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One Activist’s Story: “I create art in response to the images I encounter.”

By Jasmin Singer — October 28, 2010

Sara Spencer is another artist/activist whose harrowing and beautiful work speaks for those who can’t. Through December, Portland, OR based Akemi Salon, boasting “Cruelty-Free Hair Care,” is hosting Sara’s animal rights themed art collection. This is truly advocacy at its finest: Here you have a talented artist (Sara), teaming with a vegan for-profit company (Akemi Salon) — all to benefit the animal advocacy organization that we know and love, Mercy for Animals.

“When Suzzette Fasching-Easton, owner of Akemi Salon, initially approached me with an art show opportunity,” Sara tells me, “I knew it was the perfect event to spread awareness of animal rights issues and raise funds for Mercy For Animals, the organization that never failed to fuel my activist rage… and what better place than a vegan hair salon?”

But how did Sara, who is only recently out of high school, start using her art to advocate for animals? She explains: “I attended a magnet arts school from 6-12th grade. Maybe it was initially for shock value, to spark conversation in the art room, or simply to avoid explaining myself to the art instructor. Whatever the case, I began creating artwork exclusively featuring animal rights messages, and intensifying the frankness as the year progressed. One of my very first animal rights pieces [‘Used & Abused’ — pictured below] won a school district-wide art show, and is permanently hung at the ESD administration building in Vancouver, Washington.”

“Used and Abused” by Sara Spencer

During Sara’s final year at the school, she became captivated with photos from undercover investigations inside slaughterhouses. “I spent my senior year sifting through undercover photos while reveling in the dismayed expressions from middle schoolers who snuck glances at my work. Some would playfully shriek ‘Bunnies!’ before realizing the fluffy bunnies portrayed with oil paint were actually victims of cruel and unnecessary experiments.”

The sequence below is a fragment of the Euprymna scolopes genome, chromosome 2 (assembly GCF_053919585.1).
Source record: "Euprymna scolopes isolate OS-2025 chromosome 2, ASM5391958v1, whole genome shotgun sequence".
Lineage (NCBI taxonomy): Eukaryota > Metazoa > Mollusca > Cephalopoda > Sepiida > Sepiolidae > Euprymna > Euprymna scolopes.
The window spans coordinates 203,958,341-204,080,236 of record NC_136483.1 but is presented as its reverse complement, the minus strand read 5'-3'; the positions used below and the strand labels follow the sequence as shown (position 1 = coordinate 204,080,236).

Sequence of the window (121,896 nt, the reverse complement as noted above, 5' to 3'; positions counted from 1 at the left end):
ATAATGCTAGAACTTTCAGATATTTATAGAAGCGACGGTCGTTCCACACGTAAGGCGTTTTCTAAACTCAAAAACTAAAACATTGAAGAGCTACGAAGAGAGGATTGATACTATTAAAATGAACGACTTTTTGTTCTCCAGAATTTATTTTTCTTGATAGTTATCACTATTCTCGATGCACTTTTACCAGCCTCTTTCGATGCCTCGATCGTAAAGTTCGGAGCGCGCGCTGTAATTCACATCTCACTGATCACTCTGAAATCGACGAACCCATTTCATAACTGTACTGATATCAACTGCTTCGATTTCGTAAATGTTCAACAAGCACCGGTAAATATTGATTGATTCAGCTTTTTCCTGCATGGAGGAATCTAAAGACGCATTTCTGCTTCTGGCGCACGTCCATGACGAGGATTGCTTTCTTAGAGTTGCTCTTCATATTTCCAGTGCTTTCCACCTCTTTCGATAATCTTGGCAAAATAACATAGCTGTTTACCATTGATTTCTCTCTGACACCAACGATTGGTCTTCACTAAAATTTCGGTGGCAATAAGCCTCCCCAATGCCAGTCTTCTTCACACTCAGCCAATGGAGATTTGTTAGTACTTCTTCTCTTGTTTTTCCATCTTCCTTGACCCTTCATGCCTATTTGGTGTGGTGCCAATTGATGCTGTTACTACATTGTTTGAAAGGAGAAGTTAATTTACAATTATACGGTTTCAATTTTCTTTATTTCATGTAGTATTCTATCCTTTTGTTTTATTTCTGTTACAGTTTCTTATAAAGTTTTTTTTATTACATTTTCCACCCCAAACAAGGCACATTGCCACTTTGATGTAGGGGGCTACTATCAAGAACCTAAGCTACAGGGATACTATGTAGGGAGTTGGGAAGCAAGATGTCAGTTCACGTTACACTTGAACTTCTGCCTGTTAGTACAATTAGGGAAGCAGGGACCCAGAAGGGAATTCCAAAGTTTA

“P&G Kills Bunnies” by Sara Spencer

At her current exhibit, “P&G Kills Bunnies” is hung in clear view from the front door. Sara continues, “Everyone walking in is greeted with a reminder of why a cruelty-free hair salon is so significant. Why torture animals — putting them in restraints, forcing chemicals into their eyes and shaved skin, while their necks are often broken during a struggle to escape — all for the sake of ‘beauty?'”

While in high school, despite the awkward or uncomfortable side glances from some of her fellow students, Sara was non-plussed, and knew that this message needed to get out. Her art was her portal. “This is reality,” she says. “My paintings are windows into the unjust situations within the meat, dairy, fur, and cosmetic industries. Everything is blunt, depressing, and true.”

“269” (Referring to the number of chickens killed in the US every second) by Sara Spencer

Sara’s “269” — referring to the numbers of chickens killed in the US every second — is a personal favorite piece of mine. This is a number I actually have tattooed on my left wrist, helping to keep things in perspective for me, and refocusing my activism. Sara’s choice to put that number on a clock, framed with chicken silhouettes, is intriguing. Her work, though often dark, is inspiring. It hits you in the gut and is a stark reminder of the fight we have ahead of us in this battle to liberate animals. Using her otherworldly talent to advocate so profoundly for animal rights, Sara epitomizes the true meaning of creative activism.

As for what fuels her, Sara explains, “Watching documentaries such as Earthlings, Meet Your Meat, The Cove, and undercover footage, fuels my activist rage. If there’s no petition to sign, protest to attend, or metaphorical window to break, creative outlets come into play; I create art in response to the images I encounter.”

100% of art sales will be donated to Mercy For Animals, as well as all donations collected throughout the duration of the show. Please consider making a donation. And if you are interested in purchasing one of the pieces, visit Sara’s flickr page, then contact her at vncvegan [at]

“Veal Crates” by Sara Spencer

“Depreciated” by Sara Spencer

“Dissected” by Sara Spencer

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